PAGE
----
Shoppers turn into buyers when they hear a
good well thought out, truthful and compelling story.
Honestly, it is that simple. If your story is engaging and you present your brand, your product or your service in a favorable light, you’re almost always going to see shoppers turn into buyers. There are a few exceptions to this rule of thumb, so let’s run those down right fast –
First – if your story doesn’t ring true, you can pretty much forget it. In this day and age, Google, Yelp, etc make it way too easy for people – anyone – to find out whether or not you’ve had complaints, gotten bad reviews, or been accused of some sort of malice aforethought.
Second – if you have a shi**y product, your service isn’t any good, or your brand is off kilter in some way, then you can hang it up. The days of tossing up a few radio ads or a 60 second TV spot and watching the money roll in? Gone. The days of getting a few good search engine listings and riding on your backslapping ways of trading good links with your buddies? Not so much now.
Third – if no one ever hears your story, regardless of the veracity, no matter how compelling it may be, well, that’s like a tree falling in the forest. Shoppers turn into buyers when someone presents them with nice stories about trees falling in the forest, not when they are left to guess on their own whether or not a bear poops in the woods.
Um, ok. I think I get that. What’s some helpful advice?
Just like anything else in life, you need to make sure your story fits your audience. In the same way that you wouldn’t use a third year residents medical text to explain a blister to a ten year old, you need to adapt your basic story to fit your audience. And if you have many audiences, that means you need multiple stories that are geared towards your demographic.
I’ll go out on a limb here and assume that your product works, or you are able to adequately perform some kind of service, and that your brand hasn’t been dragged through the mud and back with any kind of crazy allegations – true or not.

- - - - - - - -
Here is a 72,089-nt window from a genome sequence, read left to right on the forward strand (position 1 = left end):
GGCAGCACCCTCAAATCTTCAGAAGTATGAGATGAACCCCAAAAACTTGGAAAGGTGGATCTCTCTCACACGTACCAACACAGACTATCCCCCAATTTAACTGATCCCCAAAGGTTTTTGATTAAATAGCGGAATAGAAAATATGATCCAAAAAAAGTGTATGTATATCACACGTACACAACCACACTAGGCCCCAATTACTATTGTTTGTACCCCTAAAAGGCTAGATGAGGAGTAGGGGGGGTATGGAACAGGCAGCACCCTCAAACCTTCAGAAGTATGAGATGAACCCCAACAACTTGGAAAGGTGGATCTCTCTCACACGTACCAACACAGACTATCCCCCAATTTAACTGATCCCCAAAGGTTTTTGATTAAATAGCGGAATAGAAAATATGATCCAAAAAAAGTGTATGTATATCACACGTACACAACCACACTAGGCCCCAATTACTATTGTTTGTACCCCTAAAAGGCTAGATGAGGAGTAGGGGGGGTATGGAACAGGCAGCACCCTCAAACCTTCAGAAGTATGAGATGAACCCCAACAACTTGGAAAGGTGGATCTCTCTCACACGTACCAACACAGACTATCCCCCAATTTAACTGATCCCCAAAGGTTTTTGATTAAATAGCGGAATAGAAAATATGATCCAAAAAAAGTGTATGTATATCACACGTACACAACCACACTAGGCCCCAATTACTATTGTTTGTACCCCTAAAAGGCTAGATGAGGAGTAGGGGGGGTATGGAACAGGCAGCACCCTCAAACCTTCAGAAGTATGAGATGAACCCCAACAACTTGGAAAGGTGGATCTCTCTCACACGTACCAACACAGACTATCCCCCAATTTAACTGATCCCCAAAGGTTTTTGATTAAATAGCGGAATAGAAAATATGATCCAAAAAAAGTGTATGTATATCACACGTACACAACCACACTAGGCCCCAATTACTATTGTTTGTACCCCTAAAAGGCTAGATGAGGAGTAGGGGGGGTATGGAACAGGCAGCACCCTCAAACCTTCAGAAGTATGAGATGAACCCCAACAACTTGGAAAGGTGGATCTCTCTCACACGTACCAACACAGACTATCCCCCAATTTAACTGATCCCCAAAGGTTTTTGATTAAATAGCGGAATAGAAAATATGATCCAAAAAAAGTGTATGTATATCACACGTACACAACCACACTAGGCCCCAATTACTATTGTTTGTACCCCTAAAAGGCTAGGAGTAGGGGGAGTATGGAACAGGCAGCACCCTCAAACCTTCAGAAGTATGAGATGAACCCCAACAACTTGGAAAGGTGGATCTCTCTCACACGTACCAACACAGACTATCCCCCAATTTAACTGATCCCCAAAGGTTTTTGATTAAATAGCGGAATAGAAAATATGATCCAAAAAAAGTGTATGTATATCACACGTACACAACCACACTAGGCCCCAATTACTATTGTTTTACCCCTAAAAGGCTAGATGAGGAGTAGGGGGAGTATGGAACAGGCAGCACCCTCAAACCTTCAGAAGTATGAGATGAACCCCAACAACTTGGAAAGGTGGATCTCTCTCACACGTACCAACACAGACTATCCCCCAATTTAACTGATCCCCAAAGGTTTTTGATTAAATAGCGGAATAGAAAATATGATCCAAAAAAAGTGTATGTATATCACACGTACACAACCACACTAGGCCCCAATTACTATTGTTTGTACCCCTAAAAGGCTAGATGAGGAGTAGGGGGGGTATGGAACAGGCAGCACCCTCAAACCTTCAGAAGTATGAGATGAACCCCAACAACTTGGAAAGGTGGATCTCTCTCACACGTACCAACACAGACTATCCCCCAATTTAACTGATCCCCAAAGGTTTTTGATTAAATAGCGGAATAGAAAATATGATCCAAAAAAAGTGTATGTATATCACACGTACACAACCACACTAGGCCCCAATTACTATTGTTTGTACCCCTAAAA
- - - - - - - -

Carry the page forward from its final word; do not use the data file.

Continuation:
With that said, the most important thing you can do is find out what it is about your product or service that makes a portion of your demographic want to hear the story. Shoppers turn into buyers when they are reassured that the rest of their cohort is also engaged with your brand and therefore you become a more desirable brand.
I mean really, that Fyre Festival bulls**t should prove that if you create a compelling enough story, people will buy anything. Going back to point 1 above – make sure you’re telling the truth or you’ll be doing six years in jail like the guy that started that Fyre debacle.
It’s really hard to get noticed in the crowd right now!
People love romance, and the more difficult things are in their own lives, the more romantic they like for the stories they are told to be. I don’t mean that everything comes down to a girl and a boy and a wedding ring, or even an Irish pirate, the kidnapped daughter of a British lord, and an adventure in an 18th century barque. OK, maybe that last part is true, Irish pirates are a cure for most anything… Poldark, anyone?
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And it is very hard to get noticed in the crowd these days – it’s almost like the entire world has turned into one big app discovery scam akin to the ones in the ’00s that created so much new found wealth for tons of people selling access to AppStore traffic. This is the other place where you have to really define the target demographic and look at alternate ways to reach out and engage with them.
Mobile? Did you say mobile again?
Well, yes, I did. That’s my job, since our story is all about how using mobile makes shoppers turn into buyers so much more easily. As a matter of fact, I got an email from Starbucks the other day stating that all of their happy hour specials were moving off the email blast and solely onto the mobile app. Like seriously, Schultz runs for president and now they want to wreak havoc on the way things have always been done?
Never mind that you can effectively use location, proximity, or time (heck, you can use all three at once if you like) to trigger meaningful messages to your core demographic base or other interested parties who might have seen you in passing but not had time to check you out. You can continue to reach out to those people until you’ve either bugged them into buying something or caused them to delete you from their iPhone or Android wallet app. Either way, you are narrowing your prospect field into people who are actually interested in what you are saying and want to hear you say more.
Is there anything better than that???
Yes, I know that making actual sales is much better than working your butt off to get to the point that you make a few sales at a time. But everyone starts somewhere and with a bit of luck, some serious effort at making your prospective customers see you as a great opportunity with a brilliant, romantic story behind a fabulous product or service, you’ll be off in no time flat towards making your next million bucks!
Really, that’s how it goes.